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On September 13, 1759, Captain Robert Rogers departed Crown Point with 17 whaleboats carrying 190 raiders to attack the French and Indian staging area at the village of St. Francis near Montreal. He and the rest of Roberts’ Rangers spent the next 10 days slipping past French warships on Lake Champlain. Hiding the whaleboats at Missisquoi Bay they struck out overland. Two days later, breathless guards overtook the column to report that an enemy force had discovered the whaleboats and was in hot pursuit. Undaunted, Rogers dispatched messengers back to Crown Point to report his situation. He decided to continue on to St. Francis, destroy the town, and return by way of Lake Memphremagog in northern Vermont, and requested that supplies be sent to the Wells River.
For nine days, Roberts’ Rangers marched through the knee-deep water of Missisquoi Swamp and slept on tree branches. Twenty-two days after leaving Crown Point, Rogers and his raiders reached the swift-flowing St. Francis River, 15 miles from the enemy camp. The men formed a human chain in order to cross the fast-running water. By dusk, the Rangers had spread out along the crest of the hill overlooking the enemy encampment. Rogers crept into the village and observed that the inhabitants were involved in drunken revelry that would certainly impair their ability to fight in the morning.
In the dead of night on October 6, Rogers ordered his officers and sergeants to awaken the raiders and prepare for battle. He then moved his force to about 500 yards from the village. As muted rays of daylight began to break through the low-hanging clouds, Rogers waved the Rangers forward. About 40 of them sprinted silently ahead of the main strike force to take up positions near the river; their mission was to prevent the enemy from escaping by canoe. The remaining assault force split into three groups to attack the village from different directions. Pulse rates throbbed as Roberts’ Rangers closed in on the objective. Bold momentum ignited as they surged into the enemy camp. A fierce roar echoed from the Rangers as they darted among the lodges where Abenaki Indians and Frenchmen slept off the night’s revelry. Yells of alarm joined the cacophony. Then the village was quickly filled with the smell of burning lodges. The Rangers closed with the enemy and both forces were quickly intermingled in deadly combat.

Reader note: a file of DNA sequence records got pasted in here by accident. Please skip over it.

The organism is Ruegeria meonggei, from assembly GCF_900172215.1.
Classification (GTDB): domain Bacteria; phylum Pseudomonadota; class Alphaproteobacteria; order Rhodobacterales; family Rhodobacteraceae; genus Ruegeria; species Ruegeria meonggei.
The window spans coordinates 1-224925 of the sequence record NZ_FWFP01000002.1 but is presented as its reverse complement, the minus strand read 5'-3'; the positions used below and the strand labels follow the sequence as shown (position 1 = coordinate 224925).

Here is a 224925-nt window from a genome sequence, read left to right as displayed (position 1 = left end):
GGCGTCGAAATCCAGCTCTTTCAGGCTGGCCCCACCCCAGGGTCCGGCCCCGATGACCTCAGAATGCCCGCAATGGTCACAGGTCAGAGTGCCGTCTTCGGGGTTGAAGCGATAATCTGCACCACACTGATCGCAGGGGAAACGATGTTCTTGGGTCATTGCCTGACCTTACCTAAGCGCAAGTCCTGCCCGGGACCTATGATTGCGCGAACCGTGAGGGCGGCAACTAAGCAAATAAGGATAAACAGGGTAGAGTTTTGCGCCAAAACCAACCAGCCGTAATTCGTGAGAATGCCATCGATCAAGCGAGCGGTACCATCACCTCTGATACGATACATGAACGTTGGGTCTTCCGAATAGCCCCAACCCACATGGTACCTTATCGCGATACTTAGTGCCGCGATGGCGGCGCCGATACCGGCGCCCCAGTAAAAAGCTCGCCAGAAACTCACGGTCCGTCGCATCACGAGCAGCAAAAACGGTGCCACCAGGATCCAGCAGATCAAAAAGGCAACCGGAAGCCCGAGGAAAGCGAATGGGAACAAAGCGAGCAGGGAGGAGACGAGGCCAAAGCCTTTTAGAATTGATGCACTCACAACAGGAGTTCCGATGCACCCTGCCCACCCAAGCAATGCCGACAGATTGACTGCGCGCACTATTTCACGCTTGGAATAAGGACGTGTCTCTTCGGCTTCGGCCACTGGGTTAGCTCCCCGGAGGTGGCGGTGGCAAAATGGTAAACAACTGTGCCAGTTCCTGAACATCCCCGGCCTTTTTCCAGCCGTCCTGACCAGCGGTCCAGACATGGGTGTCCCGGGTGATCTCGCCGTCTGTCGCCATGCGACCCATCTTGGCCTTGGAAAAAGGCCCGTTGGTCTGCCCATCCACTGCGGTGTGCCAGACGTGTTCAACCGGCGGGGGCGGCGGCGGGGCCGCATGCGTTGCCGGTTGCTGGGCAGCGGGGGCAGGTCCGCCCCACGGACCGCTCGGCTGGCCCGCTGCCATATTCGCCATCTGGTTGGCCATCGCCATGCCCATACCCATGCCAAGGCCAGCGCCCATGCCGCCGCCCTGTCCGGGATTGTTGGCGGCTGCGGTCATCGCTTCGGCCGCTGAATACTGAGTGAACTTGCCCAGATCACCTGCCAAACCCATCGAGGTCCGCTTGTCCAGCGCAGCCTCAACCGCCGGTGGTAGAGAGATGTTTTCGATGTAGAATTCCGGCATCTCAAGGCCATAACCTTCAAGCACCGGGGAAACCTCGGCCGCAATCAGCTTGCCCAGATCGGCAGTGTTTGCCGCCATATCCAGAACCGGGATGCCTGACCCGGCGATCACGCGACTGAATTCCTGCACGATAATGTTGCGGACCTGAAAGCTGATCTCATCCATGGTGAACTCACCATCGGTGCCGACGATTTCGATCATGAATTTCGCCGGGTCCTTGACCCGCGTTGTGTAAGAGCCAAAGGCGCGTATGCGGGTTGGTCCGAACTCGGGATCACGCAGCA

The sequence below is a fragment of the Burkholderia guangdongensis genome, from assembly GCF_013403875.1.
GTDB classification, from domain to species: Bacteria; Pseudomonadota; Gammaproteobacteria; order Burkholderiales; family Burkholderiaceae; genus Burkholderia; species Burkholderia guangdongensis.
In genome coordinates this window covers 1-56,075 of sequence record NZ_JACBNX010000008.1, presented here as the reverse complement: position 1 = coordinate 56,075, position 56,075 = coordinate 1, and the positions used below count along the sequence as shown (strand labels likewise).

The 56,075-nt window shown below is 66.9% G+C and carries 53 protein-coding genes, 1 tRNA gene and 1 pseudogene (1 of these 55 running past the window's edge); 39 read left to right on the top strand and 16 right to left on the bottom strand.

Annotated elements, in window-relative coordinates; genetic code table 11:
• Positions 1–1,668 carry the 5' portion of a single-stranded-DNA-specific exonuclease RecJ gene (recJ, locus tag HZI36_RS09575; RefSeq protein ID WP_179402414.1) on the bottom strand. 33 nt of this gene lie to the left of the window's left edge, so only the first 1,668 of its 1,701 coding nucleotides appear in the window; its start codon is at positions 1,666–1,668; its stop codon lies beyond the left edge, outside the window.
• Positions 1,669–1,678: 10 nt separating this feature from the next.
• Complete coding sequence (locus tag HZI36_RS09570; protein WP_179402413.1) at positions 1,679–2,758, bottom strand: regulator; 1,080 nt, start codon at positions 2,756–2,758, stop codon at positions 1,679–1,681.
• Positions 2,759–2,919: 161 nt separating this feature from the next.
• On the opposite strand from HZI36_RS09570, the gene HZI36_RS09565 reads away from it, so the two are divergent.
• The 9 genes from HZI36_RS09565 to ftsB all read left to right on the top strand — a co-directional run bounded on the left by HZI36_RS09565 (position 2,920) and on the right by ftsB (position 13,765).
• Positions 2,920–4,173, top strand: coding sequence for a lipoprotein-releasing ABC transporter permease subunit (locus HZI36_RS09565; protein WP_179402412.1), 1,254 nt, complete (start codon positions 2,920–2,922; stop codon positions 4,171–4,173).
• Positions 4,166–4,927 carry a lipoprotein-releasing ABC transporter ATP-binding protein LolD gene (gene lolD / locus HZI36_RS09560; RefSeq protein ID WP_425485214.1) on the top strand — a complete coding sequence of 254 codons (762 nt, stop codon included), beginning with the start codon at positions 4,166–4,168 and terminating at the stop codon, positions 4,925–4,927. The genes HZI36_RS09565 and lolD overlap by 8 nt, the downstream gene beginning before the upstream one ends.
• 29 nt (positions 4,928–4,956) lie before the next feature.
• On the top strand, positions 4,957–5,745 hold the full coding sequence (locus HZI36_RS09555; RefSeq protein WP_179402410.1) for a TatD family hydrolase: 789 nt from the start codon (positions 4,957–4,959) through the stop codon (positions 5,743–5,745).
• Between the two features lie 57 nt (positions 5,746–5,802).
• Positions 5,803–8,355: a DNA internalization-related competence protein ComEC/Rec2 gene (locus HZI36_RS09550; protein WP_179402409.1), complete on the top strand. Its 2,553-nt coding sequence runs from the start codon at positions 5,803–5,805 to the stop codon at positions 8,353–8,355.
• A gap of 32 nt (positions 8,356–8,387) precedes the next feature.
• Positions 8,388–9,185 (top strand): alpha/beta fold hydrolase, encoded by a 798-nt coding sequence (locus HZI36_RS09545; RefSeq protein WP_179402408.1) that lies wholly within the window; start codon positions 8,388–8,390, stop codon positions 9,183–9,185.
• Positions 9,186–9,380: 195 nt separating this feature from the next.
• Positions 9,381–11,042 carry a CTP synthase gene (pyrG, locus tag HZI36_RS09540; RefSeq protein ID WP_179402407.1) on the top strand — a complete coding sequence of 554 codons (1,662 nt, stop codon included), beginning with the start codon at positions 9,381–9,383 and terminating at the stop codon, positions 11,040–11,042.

In a few hours, the fight was over. Rogers rapidly reassembled his Rangers and withdrew from the flaming village. But a large French and Indian force pursued. Bitter winds and freezing rain lashed the Rangers as they raced for the Wells River because, among other things, their food supply was gone. Some Rangers pressured Rogers to stop and stalk for game. Against his better judgment he allowed this force to break up into small groups and hunt for meat. As a consequence, some Rangers were killed or captured by the pursuing enemy.
When Rogers and his exhausted Rangers reached the rendezvous point, they found only the warm coals of a campfire. The fearful resupply force had abandoned the spot only hours before. Rogers realized that his men could go no farther. Whether from starvation, cold, wild animals, or the enemy, they would all die at Wells River unless help came soon. So Rogers, an officer named Captain Ogden, and an Indian boy brought from St. Francis mustered their strength. They built a crude raft and made an arduous journey of 65 miles to Fort Number Four on the Connecticut River. Their arrival started supplies immediately on the way to the starving Rangers.
By early November, word reached Crown Point that Rogers had destroyed the enemy staging area and had returned to Fort Number Four. The news of his victory spread quickly throughout New England, where he was hailed as a hero. The St. Francis Raid and Rogers’ life are well presented in the fictional but well-researched historical novel by Kenneth Roberts entitled Northwest Passage.